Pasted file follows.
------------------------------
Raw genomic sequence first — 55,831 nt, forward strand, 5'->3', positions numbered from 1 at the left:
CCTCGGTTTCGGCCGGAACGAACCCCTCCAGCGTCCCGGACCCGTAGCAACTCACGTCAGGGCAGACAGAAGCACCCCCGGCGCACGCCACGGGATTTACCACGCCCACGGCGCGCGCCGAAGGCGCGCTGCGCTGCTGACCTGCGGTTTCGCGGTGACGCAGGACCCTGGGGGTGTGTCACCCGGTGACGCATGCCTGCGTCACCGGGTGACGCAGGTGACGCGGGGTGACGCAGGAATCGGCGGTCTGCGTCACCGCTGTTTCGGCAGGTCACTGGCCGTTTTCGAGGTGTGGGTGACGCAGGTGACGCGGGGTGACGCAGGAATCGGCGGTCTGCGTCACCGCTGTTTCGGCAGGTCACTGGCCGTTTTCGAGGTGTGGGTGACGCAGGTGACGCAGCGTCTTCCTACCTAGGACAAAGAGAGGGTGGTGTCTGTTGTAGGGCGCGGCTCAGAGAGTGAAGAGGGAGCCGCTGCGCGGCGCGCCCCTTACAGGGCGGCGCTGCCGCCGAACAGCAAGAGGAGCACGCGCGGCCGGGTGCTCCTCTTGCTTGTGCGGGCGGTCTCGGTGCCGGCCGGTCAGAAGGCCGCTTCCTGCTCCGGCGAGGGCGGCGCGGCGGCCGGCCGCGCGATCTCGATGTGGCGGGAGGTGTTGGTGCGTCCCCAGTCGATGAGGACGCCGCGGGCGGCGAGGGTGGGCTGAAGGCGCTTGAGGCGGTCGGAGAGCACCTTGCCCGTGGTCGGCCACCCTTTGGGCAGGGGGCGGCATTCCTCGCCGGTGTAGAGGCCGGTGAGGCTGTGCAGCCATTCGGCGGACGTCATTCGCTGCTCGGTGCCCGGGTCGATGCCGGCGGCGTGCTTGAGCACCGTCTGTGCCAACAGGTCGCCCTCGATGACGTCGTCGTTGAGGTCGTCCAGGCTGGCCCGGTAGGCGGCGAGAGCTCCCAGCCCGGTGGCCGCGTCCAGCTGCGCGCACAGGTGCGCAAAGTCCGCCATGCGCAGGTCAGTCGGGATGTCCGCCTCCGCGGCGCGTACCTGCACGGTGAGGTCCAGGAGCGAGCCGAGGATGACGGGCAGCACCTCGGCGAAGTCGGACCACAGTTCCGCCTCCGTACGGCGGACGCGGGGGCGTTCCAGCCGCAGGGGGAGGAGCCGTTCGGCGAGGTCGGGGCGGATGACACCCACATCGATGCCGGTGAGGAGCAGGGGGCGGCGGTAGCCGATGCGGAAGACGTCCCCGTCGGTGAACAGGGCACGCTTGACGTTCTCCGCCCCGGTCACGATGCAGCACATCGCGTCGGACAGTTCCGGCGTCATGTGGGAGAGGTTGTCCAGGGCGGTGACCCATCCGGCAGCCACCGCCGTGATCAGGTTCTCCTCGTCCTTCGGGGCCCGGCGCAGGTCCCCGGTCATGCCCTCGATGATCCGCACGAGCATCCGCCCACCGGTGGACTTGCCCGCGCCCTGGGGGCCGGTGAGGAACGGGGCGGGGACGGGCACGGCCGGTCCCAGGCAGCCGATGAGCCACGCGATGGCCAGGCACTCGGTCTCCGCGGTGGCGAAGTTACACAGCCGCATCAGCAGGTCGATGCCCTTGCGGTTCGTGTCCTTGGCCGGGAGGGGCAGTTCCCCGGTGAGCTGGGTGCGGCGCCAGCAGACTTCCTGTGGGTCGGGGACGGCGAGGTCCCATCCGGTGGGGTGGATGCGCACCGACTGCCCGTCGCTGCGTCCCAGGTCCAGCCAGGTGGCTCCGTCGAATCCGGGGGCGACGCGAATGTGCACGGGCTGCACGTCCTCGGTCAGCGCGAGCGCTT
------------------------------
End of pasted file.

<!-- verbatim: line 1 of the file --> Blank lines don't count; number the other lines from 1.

Raw genomic sequence first — 55,831 nt, forward strand, 5'->3', positions numbered from 1 at the left: